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Separation of powers and the democratic process
Photograph courtesy of the U.S. House of Representatives
The early American way of life encouraged democracy. The colonists were inhabiting a land of forest and wilderness. They had to work together to build shelter, provide food, and clear the land for farms and dwellings. This need for cooperation strengthened the belief that, in the New World, people should be on an equal footing, with nobody having special privileges.
The urge for equality affected the original 13 colonies' relations with the mother country, England. The Declaration of Independence in 1776 proclaimed that all men are created equal, that all have the right to "Life, Liberty, and the Pursuit of Happiness."
The Declaration of Independence, and the Constitution after it, combined America's colonial experience with the political thought of such philosophers as England's John Locke to produce the concept of a democratic republic. The government would draw its power from the people themselves and exercise it through their elected representatives. During the Revolutionary War, the colonies had formed a national congress to present England with a united front. Under an agreement known as the Articles of Confederation, a postwar congress was allowed to handle only problems that were beyond the capabilities of individual states.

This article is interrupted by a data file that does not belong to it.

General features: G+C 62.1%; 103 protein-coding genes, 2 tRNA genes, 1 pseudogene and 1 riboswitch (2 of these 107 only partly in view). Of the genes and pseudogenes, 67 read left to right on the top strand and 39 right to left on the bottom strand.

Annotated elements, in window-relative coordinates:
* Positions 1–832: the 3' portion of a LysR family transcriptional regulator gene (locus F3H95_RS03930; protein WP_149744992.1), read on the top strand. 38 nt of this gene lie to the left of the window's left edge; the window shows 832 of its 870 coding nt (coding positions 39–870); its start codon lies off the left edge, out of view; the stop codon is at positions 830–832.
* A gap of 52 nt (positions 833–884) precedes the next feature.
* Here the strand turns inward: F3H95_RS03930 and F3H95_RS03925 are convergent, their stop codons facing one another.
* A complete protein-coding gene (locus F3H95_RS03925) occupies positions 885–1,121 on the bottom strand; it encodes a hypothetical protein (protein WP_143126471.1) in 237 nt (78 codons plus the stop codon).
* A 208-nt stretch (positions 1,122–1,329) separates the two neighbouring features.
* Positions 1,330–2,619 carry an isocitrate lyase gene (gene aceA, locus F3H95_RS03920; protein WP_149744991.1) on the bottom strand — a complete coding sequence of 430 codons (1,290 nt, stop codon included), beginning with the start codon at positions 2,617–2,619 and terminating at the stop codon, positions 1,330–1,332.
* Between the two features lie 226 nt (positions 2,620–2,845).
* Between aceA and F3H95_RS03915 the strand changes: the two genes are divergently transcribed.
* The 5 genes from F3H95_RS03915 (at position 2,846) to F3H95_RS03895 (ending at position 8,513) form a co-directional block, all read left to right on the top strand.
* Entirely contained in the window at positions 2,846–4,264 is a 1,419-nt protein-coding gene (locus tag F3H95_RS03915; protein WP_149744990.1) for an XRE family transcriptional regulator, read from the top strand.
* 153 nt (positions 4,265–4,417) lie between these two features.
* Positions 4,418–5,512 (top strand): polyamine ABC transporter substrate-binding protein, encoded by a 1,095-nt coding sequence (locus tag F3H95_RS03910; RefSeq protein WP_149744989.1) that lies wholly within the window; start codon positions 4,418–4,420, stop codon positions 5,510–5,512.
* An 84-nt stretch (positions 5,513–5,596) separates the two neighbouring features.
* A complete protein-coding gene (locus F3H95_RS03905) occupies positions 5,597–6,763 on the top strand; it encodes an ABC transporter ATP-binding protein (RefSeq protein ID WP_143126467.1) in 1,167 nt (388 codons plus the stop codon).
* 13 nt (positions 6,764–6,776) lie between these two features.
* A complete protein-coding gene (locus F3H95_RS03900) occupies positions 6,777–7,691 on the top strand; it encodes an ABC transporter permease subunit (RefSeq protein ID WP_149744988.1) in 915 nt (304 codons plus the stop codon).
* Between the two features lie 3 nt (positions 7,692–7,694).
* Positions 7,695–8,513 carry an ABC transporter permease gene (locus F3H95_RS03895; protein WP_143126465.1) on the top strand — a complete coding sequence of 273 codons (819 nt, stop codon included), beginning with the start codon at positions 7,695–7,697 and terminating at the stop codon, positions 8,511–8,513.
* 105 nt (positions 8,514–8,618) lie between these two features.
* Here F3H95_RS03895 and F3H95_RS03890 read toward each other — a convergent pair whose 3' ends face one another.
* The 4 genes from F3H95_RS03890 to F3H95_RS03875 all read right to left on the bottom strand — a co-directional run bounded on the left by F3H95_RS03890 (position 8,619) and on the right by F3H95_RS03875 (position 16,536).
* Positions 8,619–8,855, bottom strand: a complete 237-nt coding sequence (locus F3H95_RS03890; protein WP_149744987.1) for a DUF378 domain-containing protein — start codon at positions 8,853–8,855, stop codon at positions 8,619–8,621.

The Articles of Confederation failed as a governing document for the United States because the states did not cooperate as expected. When it came time to pay wages to the national army or the war debt to France, some states refused to contribute. To cure this weakness, the congress asked each state to send a delegate to a convention. The so-called Constitutional Convention met in Philadelphia in May of 1787, with George Washington presiding.